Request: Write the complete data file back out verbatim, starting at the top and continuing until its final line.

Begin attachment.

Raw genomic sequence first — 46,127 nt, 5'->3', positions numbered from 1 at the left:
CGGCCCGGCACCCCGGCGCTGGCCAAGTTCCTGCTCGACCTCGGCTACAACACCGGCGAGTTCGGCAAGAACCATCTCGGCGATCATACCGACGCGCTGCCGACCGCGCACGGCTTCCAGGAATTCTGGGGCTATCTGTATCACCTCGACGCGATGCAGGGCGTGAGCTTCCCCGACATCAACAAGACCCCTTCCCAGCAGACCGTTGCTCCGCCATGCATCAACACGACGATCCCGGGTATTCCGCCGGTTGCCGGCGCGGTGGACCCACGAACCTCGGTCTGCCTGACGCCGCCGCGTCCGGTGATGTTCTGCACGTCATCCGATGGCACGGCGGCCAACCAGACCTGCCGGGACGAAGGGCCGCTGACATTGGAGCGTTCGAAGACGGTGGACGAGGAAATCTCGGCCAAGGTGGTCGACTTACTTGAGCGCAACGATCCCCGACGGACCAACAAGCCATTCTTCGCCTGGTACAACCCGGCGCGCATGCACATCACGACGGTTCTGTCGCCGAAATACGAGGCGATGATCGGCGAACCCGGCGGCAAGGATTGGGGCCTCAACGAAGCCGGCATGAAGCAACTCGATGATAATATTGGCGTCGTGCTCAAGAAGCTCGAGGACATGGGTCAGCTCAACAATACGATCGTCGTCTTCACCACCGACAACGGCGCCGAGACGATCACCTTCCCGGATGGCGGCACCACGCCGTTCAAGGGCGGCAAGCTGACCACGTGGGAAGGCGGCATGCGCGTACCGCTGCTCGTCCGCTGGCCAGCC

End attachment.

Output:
Raw genomic sequence first — 46,127 nt, 5'->3', positions numbered from 1 at the left:
CGGCCCGGCACCCCGGCGCTGGCCAAGTTCCTGCTCGACCTCGGCTACAACACCGGCGAGTTCGGCAAGAACCATCTCGGCGATCATACCGACGCGCTGCCGACCGCGCACGGCTTCCAGGAATTCTGGGGCTATCTGTATCACCTCGACGCGATGCAGGGCGTGAGCTTCCCCGACATCAACAAGACCCCTTCCCAGCAGACCGTTGCTCCGCCATGCATCAACACGACGATCCCGGGTATTCCGCCGGTTGCCGGCGCGGTGGACCCACGAACCTCGGTCTGCCTGACGCCGCCGCGTCCGGTGATGTTCTGCACGTCATCCGATGGCACGGCGGCCAACCAGACCTGCCGGGACGAAGGGCCGCTGACATTGGAGCGTTCGAAGACGGTGGACGAGGAAATCTCGGCCAAGGTGGTCGACTTACTTGAGCGCAACGATCCCCGACGGACCAACAAGCCATTCTTCGCCTGGTACAACCCGGCGCGCATGCACATCACGACGGTTCTGTCGCCGAAATACGAGGCGATGATCGGCGAACCCGGCGGCAAGGATTGGGGCCTCAACGAAGCCGGCATGAAGCAACTCGATGATAATATTGGCGTCGTGCTCAAGAAGCTCGAGGACATGGGTCAGCTCAACAATACGATCGTCGTCTTCACCACCGACAACGGCGCCGAGACGATCACCTTCCCGGATGGCGGCACCACGCCGTTCAAGGGCGGCAAGCTGACCACGTGGGAAGGCGGCATGCGCGTACCGCTGCTCGTCCGCTGGCCAGCC